• Exactly like sections in Latex language, it's called subsection there.
    – SdSaati
    Sep 1, 2020 at 16:21
  • 2
    The MDN docs make mention of avoiding multiple h1's in a single page, even though it's technically supported. I imagine that's the bug (?) that results in the strange styling of h1's nested in sections. In the demo posted by @GavinMannion (thanks), you will note that all the h2's are styled the same, no matter the level of nesting within sections. TLDR, h1's are treated differently, and sections should only start with h2's rather than h1.
    – Alan
    Nov 21, 2020 at 2:32
  • @GavinMannion: Nice example. Interestingly, it does not have any affect on <h2> elements... i.e all <h2> are rendered in the same font-size. Wow! Amazing!
    – Nawaz
    Jun 28, 2022 at 23:07
69

<div> Vs <Section>

Round 1

<div>: The HTML element (or HTML Document Division Element) is the generic container for flow content, which does not inherently represent anything. It can be used to group elements for styling purposes (using the class or id attributes), or because they share attribute values, such as lang. It should be used only when no other semantic element (such as <article> or <nav>) is appropriate.

<section>: The HTML Section element (<section>) represents a generic section of a document, i.e., a thematic grouping of content, typically with a heading.


Round 2

<div>: Browser Support enter image description here

<section>: Browser Support

The numbers in the table specifies the first browser version that fully supports the element. enter image description here

In that vein, a div is relevant only from a pure CSS or DOM perspective, whereas a section is relevant also for semantics and, in a near future, for indexing by search engines.

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    Browser support is a non-issue here, it's about semantics. If you're using HTML5, you'll probably use a polyfill anyway.
    – Jack
    Sep 19, 2014 at 21:22
  • @JackTuck And what if you don't want to use such kludges?
    – Mr Lister
    Oct 10, 2015 at 14:38
42

In the HTML5 standard, the <section> element is defined as a block of related elements.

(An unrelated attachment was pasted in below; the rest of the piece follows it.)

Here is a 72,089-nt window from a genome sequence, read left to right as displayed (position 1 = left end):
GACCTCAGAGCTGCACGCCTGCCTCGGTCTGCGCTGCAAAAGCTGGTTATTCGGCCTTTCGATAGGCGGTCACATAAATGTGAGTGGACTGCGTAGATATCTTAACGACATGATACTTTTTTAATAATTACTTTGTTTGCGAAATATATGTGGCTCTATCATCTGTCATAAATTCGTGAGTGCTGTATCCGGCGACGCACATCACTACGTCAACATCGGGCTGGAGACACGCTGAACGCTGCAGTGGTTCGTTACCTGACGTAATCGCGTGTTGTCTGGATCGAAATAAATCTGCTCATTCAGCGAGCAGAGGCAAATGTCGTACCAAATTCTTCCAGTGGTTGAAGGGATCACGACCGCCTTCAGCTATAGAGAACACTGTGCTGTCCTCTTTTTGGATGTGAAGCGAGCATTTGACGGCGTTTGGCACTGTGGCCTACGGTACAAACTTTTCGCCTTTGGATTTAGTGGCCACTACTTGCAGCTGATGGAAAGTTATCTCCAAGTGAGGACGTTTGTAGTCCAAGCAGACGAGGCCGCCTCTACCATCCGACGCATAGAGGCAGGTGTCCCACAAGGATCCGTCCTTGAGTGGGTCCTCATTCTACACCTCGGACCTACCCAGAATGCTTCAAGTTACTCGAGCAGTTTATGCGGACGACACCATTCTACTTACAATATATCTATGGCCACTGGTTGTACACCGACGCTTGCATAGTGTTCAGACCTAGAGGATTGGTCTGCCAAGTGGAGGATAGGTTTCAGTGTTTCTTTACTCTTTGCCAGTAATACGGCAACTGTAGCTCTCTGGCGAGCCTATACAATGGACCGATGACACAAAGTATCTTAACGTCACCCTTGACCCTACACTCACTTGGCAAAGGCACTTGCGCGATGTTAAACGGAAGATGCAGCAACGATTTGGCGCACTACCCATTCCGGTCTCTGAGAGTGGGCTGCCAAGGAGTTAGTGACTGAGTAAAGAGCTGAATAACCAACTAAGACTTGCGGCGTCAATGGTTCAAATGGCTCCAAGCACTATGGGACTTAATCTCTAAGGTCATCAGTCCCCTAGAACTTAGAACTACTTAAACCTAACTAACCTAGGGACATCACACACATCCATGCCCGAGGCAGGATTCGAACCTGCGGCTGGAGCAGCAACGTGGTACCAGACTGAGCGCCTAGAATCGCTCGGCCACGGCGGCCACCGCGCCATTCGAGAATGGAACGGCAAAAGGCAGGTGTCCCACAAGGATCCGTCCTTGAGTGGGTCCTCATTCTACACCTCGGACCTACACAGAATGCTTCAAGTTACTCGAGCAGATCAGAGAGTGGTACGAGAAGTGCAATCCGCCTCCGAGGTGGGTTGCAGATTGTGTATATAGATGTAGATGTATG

The <div> element is defined as a block of children elements.

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    I dont know why someone marked this down. Short, sweet, and too the point. Jun 21, 2016 at 14:39
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    -1 it's don't make any sense, how you want to group related elements in the hierarchical structure document (XML/HTML), you can only group block of children elements using any tag.
    – Svisstack
    Feb 24, 2018 at 21:34
  • @Svisstack You are correct that any enclosing tag (ie. not self-closing/void) can group blocks of child elements. Though I think this is getting more into what is the relation of the children. Do they all have a related context to convey? For example: a form containing several inputs would be grouped together for functionality/styling reasons. But this form is not a section of the website, but instead a piece with a function. Now lets say your page was describing a product. Different parts about the product would be listed in a section element because the elements convey a collective idea.
    – Xandor
    May 27, 2019 at 16:58
26

Take caution not to overuse the section tag as a replacement for a div element. A section tag should define a significant region within the context of the body. Semantically, HTML5 encourages us to define our document as follows:

<html>
<head></head>
<body>
    <header></header>
    <section>
        <h1></h1>
        <div>
            <span></span>
        </div>
        <div></div>
    </section>
    <footer></footer>
</body>
</html>

This strategy allows web robots and automated screen readers to better understand the flow of your content. This markup clearly defines where your major page content is contained. Of course, headers and footers are often common across hundreds if not thousands of pages within a website. The section tag should be limited to explain where the unique content is contained. Within the section tag, we should then continue to markup and control the content with HTML tags which are lower in the hierarchy, like h1, div, span, etc.

In most simple pages, there should only be a single section tag, not multiple ones. Please also consider also that there are other interesting HTML5 tags which are similar to section. Consider using article, summary, aside and others within your document flow. As you can see, these tags further enhance our ability to define the major regions of the HTML document.

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  • "In most simple pages, there should only be a single section tag". Can you give a non-simple example where you would want to use multiple section tags in a single page?
    – styfle
    Jun 22, 2017 at 14:54
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    I would use the main tag in there, and inside it, one or more section tags.
    – Chazy Chaz
    Jul 3, 2017 at 21:50
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    If you follow the spec, your section should be main, the div should be article and the span would likely be section (depending on what it's doing)
    – Tom B
    Oct 19, 2020 at 9:19
14

<div>—the generic flow container we all know and love. It’s a block-level element with no additional semantic meaning (W3C:Markup, WhatWG)